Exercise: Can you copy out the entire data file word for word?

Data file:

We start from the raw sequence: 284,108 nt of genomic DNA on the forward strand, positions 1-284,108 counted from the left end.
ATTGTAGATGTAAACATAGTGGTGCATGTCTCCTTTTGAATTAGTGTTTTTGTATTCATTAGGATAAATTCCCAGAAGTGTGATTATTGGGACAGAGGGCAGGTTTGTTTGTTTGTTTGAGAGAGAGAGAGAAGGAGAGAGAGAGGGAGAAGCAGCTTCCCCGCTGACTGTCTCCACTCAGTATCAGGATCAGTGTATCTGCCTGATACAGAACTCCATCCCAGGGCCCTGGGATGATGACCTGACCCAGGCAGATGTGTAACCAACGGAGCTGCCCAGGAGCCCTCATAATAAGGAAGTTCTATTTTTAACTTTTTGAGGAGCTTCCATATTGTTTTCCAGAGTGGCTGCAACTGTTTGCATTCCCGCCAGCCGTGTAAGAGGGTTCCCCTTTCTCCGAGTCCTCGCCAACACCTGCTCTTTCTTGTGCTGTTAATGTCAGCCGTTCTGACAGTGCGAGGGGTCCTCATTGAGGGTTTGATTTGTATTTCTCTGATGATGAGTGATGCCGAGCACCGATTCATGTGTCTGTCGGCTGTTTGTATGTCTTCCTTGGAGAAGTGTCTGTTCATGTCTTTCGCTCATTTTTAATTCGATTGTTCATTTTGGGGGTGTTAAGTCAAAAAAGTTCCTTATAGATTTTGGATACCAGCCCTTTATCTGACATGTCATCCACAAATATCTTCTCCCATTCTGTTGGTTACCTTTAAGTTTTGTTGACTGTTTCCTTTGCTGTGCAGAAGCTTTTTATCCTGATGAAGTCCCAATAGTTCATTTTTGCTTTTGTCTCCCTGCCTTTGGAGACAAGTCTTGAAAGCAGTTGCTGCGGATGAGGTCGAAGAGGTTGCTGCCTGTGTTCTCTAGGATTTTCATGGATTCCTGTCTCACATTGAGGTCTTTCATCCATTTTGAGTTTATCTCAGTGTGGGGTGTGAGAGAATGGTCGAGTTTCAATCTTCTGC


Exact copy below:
We start from the raw sequence: 284,108 nt of genomic DNA on the forward strand, positions 1-284,108 counted from the left end.
ATTGTAGATGTAAACATAGTGGTGCATGTCTCCTTTTGAATTAGTGTTTTTGTATTCATTAGGATAAATTCCCAGAAGTGTGATTATTGGGACAGAGGGCAGGTTTGTTTGTTTGTTTGAGAGAGAGAGAGAAGGAGAGAGAGAGGGAGAAGCAGCTTCCCCGCTGACTGTCTCCACTCAGTATCAGGATCAGTGTATCTGCCTGATACAGAACTCCATCCCAGGGCCCTGGGATGATGACCTGACCCAGGCAGATGTGTAACCAACGGAGCTGCCCAGGAGCCCTCATAATAAGGAAGTTCTATTTTTAACTTTTTGAGGAGCTTCCATATTGTTTTCCAGAGTGGCTGCAACTGTTTGCATTCCCGCCAGCCGTGTAAGAGGGTTCCCCTTTCTCCGAGTCCTCGCCAACACCTGCTCTTTCTTGTGCTGTTAATGTCAGCCGTTCTGACAGTGCGAGGGGTCCTCATTGAGGGTTTGATTTGTATTTCTCTGATGATGAGTGATGCCGAGCACCGATTCATGTGTCTGTCGGCTGTTTGTATGTCTTCCTTGGAGAAGTGTCTGTTCATGTCTTTCGCTCATTTTTAATTCGATTGTTCATTTTGGGGGTGTTAAGTCAAAAAAGTTCCTTATAGATTTTGGATACCAGCCCTTTATCTGACATGTCATCCACAAATATCTTCTCCCATTCTGTTGGTTACCTTTAAGTTTTGTTGACTGTTTCCTTTGCTGTGCAGAAGCTTTTTATCCTGATGAAGTCCCAATAGTTCATTTTTGCTTTTGTCTCCCTGCCTTTGGAGACAAGTCTTGAAAGCAGTTGCTGCGGATGAGGTCGAAGAGGTTGCTGCCTGTGTTCTCTAGGATTTTCATGGATTCCTGTCTCACATTGAGGTCTTTCATCCATTTTGAGTTTATCTCAGTGTGGGGTGTGAGAGAATGGTCGAGTTTCAATCTTCTGC